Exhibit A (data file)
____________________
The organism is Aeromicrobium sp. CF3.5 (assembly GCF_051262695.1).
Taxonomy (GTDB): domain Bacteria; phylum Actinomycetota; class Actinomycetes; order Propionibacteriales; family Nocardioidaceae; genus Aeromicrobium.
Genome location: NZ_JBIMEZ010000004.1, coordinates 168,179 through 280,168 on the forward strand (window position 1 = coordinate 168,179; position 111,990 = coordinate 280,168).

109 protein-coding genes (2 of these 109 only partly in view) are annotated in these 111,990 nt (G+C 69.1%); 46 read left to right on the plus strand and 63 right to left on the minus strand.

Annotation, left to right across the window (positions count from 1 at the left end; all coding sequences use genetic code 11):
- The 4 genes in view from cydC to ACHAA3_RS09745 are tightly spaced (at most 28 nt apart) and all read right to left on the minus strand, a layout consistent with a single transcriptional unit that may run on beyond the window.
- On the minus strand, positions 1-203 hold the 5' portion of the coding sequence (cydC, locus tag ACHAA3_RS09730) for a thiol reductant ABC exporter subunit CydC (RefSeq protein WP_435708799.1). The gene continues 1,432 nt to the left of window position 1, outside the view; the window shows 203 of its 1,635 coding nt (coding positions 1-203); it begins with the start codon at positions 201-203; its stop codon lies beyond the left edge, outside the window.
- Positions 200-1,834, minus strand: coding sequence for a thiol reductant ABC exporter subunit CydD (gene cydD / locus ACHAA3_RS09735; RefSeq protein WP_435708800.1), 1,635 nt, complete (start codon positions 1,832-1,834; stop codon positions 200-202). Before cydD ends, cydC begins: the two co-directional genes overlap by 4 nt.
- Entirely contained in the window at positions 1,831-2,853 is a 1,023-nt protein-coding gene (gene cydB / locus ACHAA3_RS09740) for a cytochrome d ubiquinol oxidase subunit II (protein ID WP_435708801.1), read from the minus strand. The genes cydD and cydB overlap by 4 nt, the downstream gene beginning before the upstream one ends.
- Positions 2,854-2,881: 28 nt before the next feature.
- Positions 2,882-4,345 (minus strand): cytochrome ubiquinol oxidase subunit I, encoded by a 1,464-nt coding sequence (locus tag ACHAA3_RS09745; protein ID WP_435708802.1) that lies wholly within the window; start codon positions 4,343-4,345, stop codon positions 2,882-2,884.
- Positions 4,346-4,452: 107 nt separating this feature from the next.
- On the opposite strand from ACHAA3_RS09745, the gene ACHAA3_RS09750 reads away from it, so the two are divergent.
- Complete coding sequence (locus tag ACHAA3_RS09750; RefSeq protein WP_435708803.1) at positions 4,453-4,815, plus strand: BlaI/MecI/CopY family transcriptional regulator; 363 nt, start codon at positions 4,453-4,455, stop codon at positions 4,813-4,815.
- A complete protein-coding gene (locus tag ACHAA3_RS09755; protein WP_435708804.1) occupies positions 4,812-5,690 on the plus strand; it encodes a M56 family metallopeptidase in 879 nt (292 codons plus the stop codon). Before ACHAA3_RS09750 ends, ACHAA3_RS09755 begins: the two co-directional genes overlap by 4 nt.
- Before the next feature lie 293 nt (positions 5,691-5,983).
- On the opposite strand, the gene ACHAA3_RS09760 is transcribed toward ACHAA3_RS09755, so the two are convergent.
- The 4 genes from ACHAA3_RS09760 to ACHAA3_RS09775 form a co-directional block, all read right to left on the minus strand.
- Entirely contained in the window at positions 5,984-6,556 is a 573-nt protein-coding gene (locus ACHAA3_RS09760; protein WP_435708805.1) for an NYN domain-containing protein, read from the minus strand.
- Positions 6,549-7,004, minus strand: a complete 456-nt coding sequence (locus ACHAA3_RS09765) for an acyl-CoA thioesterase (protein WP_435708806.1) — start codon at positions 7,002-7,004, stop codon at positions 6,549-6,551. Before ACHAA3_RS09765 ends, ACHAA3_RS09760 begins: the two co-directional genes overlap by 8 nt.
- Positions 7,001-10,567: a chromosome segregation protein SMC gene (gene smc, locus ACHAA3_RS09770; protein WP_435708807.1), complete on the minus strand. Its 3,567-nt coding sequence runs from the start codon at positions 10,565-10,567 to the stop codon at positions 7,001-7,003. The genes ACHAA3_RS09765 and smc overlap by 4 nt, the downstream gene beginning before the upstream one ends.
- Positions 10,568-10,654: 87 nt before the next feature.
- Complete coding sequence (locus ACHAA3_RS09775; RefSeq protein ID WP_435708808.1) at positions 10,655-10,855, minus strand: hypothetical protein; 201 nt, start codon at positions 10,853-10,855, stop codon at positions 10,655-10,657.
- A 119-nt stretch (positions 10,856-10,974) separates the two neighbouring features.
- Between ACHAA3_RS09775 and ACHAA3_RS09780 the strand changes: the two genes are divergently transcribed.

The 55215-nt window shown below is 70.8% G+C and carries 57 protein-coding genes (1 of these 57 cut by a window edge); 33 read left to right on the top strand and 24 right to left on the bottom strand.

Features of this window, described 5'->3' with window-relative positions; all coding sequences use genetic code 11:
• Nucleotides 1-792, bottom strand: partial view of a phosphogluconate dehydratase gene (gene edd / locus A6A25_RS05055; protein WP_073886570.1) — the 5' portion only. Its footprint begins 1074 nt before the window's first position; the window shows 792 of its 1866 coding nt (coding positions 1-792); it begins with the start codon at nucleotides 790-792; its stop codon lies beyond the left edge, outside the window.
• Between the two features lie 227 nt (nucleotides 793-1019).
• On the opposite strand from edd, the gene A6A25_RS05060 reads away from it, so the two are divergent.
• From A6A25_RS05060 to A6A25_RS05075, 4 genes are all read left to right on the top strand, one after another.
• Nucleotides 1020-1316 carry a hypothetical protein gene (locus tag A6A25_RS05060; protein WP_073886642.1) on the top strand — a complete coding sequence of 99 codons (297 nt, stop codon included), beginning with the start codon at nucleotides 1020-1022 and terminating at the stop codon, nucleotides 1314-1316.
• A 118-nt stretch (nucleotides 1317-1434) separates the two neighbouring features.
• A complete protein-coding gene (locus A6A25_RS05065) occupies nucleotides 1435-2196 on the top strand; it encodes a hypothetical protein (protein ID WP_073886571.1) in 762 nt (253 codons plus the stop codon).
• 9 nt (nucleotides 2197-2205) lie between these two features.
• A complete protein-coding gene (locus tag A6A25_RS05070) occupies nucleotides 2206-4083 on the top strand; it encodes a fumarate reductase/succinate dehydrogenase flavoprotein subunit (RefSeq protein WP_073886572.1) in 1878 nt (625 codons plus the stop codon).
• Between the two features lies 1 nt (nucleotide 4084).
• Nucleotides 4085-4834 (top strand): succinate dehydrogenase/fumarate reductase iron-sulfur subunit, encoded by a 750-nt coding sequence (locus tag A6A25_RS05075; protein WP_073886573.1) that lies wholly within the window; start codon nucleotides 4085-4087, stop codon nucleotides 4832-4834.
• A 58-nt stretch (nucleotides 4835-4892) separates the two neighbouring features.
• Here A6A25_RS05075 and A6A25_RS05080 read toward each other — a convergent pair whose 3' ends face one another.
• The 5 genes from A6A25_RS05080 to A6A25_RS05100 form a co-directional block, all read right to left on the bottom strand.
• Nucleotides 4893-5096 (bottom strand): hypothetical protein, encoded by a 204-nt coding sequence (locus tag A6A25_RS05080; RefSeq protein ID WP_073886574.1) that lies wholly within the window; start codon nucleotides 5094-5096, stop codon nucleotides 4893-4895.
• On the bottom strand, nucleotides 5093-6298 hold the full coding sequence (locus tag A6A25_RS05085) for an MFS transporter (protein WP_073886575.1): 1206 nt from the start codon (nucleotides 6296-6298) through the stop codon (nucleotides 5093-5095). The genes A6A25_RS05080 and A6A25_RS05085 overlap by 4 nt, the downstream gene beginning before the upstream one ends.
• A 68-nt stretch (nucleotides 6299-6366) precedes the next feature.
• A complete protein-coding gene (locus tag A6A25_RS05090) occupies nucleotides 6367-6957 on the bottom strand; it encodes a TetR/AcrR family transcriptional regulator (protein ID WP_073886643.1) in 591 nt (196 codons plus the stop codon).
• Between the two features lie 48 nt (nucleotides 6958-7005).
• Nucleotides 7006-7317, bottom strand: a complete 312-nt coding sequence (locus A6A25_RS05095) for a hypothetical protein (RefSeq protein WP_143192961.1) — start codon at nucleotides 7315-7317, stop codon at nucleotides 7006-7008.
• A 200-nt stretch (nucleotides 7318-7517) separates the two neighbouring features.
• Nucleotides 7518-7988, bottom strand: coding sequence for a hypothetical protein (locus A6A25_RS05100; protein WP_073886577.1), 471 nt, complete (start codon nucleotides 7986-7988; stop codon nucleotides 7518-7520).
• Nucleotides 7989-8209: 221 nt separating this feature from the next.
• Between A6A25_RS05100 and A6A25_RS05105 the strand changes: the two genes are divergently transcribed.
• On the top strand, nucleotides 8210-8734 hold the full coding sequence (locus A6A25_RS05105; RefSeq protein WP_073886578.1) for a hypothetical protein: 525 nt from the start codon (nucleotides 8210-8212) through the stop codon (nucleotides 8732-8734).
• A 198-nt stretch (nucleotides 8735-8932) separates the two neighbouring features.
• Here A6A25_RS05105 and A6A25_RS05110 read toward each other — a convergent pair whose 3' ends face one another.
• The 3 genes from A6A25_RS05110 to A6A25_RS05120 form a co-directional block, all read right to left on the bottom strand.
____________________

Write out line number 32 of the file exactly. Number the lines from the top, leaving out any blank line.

• Nucleotides 1020-1316 carry a hypothetical protein gene (locus tag A6A25_RS05060; protein WP_073886642.1) on the top strand — a complete coding sequence of 99 codons (297 nt, stop codon included), beginning with the start codon at nucleotides 1020-1022 and terminating at the stop codon, nucleotides 1314-1316.